By: Sheryl Sowell | Category: Other | Issue: April 2013
Michelle Brown and Mark Smith, owners of Assisted Transition.
When the time comes to transition an elderly loved one out of their home and into an assisted living facility, nursing home or similar type of community, numerous questions arise. What are the differences between the various facilities? What can we afford? Will my loved one be happy in their new home? Assisted Transition is available to answer these questions and more, offering free senior living placement and referral services for the greater Tulsa area.
The reasons for needing to transition an elder into a different living situation are vast and may include declining physical or mental health, lack of support system available in case of emergency, or inability to take care of home maintenance needs. “Many people realize, ‘This is what we need to do,’ but they’re unsure exactly how to go about it,” says Michelle Brown, co-owner of Assisted Transition with Mark Smith. “Our services are geared toward families that have planned ahead and are prepared for the change, but need help in finding the right home for their family member.”
Assisted Transition assists families in finding the right assisted living community, independent living community, residential care home, nursing home, home care provider, or memory support/Alzheimer’s community. They also help find respite short-term stay and hospice care. “We are here to help you understand all of your options,” explains Michelle, a registered nurse with a specialty in home health. “The terminology can be very confusing. We will explain the differences and help determine the right living situation for your loved one.”
Michelle and Mark say that many older people have negative associations with moving out of their home, as it can make them feel as if they’re no longer useful or worthwhile citizens. “However, most people find that giving up the obligations of home maintenance allows them to focus on other aspects of their lives,” says Mark. “Independent living, for example, offers tremendous benefits emotionally, physically and psychologically, providing seniors the luxury they deserve in this state of their life. These communities consist of individual apartments in a facility that provides meals, interaction with their peers and pleasurable activities. When an elderly person lives alone and does not experience this socialization, depression can seep in, which can cause them to mimic the signs of early dementia.”
Assisted living is another option that may be right for your situation. These facilities include help with activities of daily living such as bathing, dressing and medication management.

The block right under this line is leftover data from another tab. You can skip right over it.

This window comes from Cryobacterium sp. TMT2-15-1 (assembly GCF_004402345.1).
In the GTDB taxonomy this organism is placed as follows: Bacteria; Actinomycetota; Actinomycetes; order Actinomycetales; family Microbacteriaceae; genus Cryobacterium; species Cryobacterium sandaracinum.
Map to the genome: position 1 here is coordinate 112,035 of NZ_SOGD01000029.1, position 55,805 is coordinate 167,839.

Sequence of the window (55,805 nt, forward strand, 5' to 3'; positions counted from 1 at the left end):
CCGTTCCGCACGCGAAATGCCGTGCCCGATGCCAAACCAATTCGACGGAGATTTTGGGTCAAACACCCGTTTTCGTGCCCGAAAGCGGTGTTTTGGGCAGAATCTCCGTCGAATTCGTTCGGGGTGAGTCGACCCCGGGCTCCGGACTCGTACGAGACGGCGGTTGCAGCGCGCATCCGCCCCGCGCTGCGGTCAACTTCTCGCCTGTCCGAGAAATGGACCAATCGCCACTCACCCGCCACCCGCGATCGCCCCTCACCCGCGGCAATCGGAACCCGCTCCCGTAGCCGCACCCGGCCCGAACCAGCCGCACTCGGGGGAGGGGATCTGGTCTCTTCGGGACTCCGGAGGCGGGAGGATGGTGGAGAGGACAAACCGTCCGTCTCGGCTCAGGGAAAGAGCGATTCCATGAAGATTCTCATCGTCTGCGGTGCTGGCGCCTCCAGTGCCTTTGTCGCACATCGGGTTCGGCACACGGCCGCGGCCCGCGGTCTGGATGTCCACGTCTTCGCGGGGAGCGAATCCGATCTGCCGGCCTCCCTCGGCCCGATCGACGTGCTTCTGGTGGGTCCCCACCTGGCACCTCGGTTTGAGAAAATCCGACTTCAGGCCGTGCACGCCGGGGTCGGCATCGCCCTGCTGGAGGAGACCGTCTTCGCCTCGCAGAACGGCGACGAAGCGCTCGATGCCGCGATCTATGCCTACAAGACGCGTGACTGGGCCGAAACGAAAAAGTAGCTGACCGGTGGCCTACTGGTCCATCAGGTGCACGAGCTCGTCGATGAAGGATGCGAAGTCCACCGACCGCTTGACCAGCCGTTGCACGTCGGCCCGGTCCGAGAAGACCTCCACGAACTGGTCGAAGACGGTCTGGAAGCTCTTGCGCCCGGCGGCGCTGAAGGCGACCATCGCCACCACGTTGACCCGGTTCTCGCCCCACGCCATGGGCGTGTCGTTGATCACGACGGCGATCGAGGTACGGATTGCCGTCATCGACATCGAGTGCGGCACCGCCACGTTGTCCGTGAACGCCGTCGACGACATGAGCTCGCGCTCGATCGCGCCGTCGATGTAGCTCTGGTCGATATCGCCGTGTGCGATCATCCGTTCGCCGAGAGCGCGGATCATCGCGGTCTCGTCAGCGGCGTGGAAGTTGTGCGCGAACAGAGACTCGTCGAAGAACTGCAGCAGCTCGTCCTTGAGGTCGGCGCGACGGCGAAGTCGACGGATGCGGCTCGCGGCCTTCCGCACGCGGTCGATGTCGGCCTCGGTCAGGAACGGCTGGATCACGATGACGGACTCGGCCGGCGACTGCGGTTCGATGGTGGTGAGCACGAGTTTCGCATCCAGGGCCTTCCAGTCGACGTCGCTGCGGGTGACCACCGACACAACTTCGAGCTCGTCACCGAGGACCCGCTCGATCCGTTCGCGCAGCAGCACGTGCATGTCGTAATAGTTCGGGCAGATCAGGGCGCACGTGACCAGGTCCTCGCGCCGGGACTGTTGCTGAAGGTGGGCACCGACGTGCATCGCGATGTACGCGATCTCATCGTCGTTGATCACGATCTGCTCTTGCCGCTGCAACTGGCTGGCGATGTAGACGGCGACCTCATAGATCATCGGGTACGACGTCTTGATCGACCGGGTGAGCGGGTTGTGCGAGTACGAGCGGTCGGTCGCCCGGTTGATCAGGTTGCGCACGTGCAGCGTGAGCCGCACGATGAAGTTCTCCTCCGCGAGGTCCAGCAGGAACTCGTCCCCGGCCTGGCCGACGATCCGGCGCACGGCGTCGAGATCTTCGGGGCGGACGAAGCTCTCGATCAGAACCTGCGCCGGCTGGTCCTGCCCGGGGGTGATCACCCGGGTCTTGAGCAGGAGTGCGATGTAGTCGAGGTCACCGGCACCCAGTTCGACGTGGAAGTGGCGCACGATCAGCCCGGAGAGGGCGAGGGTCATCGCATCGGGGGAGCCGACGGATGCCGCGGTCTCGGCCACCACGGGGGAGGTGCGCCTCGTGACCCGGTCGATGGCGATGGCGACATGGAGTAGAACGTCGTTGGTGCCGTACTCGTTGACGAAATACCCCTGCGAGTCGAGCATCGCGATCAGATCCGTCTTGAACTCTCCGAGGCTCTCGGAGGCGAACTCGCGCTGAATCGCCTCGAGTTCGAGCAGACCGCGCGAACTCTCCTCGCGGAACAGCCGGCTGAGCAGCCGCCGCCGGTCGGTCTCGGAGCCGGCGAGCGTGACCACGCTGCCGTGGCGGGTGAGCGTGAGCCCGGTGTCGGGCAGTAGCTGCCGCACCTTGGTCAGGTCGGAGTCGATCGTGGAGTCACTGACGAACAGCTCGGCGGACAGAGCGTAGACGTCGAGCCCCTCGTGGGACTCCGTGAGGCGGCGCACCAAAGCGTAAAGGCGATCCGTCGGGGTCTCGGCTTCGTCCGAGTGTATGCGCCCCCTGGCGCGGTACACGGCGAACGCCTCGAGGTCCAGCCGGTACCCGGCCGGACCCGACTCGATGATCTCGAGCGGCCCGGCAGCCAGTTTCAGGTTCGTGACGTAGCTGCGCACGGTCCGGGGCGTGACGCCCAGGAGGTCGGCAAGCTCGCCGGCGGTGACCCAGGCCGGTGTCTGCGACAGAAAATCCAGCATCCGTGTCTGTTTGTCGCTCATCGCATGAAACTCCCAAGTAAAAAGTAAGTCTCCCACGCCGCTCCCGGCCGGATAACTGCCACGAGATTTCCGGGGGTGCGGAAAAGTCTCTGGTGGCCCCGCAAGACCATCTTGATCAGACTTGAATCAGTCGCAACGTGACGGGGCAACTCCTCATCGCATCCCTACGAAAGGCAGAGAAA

All services at Assisted Transition are provided at no cost. A meeting is scheduled between Michelle or Mark and the senior and their family, either at the Assisted Transition office or the person’s home. “We assess their situation and match their needs and wants with what is available in the community,” says Michelle. “Factors may include price, geographic location, services available, environment of the facility, and much more. As a registered nurse for 28 years, I am also able to read between the lines and provide insight into the senior’s needs that the family may not be aware of.”
After the initial meeting, Mark or Michelle will narrow down the choices available and tour and evaluate the facilities. Upon determining the best options, they will personally drive the senior and family to the best matched locations for a guided tour. Once a selection has been made and the person moved to the right facility, they follow up to ensure that all expectations have been met.
As a certified senior advisor, Mark is able to offer advice on the variety of financial, health and social issues seniors face. He also works with the VA to assist veterans in making sure they receive their full benefits. This service is especially close to Mark’s heart, as he is a veteran of the Aviation Branch of the United States Army.
Michelle and Mark truly care about seniors in our community and want to provide families the assistance they need to make the transition as comfortable as possible. “This is a difficult and confusing time, and our goal is to make this change easier and less stressful for everyone involved, with personalized, compassionate, selfless service,” says Michelle.
Sheryl Sowell was born and raised in Tulsa, OK. She graduated from Will Rogers High School and received her Bachelor of Arts in English from Northeastern State University in 2007. She has worked for Value News as editor, writer and advertising copywriter since 2008. She enjoys meeting and interviewing people for Value News articles, learning about their backgrounds, and helping to promote their businesses and local events. In her free time, she enjoys reading, trying new recipes and crafts from Pinterest, attending concerts and sporting events, and spending time with family and friends. Sheryl lives in Tulsa with her fiancé Paul, their daughter Scarlett, and their two dogs, Gunner and Boo.